We’ve all heard that old saying, “wine gets better with age.” Have you ever wondered why over time, the aromas, flavours and colours of wine undergoes complex changes, turning into something entirely new? To provide some insight, Ideal Wine Company explains what happens to wine as it ages?

Constantly changing

Industry expert Anne Krebiehl MW recently explained the wine aging process to Decanter. She described wine as a kaleidoscope, where the same components continually form new images. At varying speeds and combinations, the different elements of wine connect, disband, break down, hydrolyse and then reconnect again, creating constant changes in our favourite tipple over time.

Developing tastes

With this process, no wine will taste the same at any two points. When it comes to how different tastes develop, we know that they emerge due to the above described process, but little else. We still don’t understand, for instance, why hints of herb, petals, mushrooms honey, stone or earth may suddenly appear in a wine, or how fresh flavours can evolve to evoke dried or even candied fruits.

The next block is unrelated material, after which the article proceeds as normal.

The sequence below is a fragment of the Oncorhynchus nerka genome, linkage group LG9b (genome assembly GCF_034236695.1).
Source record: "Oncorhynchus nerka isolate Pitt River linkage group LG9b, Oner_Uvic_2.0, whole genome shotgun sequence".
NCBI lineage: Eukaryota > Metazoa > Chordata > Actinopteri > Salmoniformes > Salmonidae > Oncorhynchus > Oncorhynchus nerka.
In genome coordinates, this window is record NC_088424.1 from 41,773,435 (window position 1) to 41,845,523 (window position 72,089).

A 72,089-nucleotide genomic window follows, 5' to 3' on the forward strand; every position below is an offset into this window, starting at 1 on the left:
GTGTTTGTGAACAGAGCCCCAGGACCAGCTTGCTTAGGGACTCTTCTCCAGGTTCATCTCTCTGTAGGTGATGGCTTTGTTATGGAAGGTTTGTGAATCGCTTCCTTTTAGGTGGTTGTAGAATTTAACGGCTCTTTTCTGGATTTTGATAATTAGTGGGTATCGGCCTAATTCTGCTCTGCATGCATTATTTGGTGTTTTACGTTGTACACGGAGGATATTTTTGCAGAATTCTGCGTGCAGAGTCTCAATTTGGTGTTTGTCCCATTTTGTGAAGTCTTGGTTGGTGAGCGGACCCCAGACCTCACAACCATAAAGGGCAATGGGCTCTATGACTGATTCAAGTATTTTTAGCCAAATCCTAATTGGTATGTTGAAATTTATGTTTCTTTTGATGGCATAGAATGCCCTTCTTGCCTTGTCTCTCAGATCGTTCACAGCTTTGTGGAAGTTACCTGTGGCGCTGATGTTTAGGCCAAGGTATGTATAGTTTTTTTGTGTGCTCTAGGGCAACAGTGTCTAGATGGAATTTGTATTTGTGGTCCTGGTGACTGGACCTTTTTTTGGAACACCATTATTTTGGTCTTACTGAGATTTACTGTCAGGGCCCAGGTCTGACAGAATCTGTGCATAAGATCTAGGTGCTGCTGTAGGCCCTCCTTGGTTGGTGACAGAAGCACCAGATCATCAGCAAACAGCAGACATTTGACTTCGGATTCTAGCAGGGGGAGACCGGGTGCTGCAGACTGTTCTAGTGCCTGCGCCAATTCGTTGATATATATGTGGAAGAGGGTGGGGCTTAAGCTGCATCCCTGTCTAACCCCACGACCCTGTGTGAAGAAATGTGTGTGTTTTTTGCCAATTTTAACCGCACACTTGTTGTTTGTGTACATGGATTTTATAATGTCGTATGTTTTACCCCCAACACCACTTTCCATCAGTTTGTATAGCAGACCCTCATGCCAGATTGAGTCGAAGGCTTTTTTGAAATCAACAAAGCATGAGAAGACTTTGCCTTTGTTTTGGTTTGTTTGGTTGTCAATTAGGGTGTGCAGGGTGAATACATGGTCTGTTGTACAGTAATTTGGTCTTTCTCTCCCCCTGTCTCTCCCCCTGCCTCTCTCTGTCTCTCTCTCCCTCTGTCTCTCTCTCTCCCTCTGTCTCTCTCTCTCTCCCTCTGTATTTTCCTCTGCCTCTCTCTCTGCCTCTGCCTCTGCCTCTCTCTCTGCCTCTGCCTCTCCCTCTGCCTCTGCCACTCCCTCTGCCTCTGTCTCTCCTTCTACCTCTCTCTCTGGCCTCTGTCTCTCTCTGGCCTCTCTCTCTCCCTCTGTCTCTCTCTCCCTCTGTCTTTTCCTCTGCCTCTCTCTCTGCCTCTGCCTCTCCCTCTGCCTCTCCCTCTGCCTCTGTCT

Aging reds

But we do know something about how age can alter a wine’s character. Take red wines like the Chateau Haut Brion 1996, a beautiful Bordeaux you can buy from Ideal Wine Company, for example. Over time in the “phenolic compounds” in these wines de-nature, creating long chains. This reduces the wine’s surface area, decreasing its astringency, allowing reds to become smoother over time. Sometimes, these chains also become so large, that they create sediment in wine.

Changing colours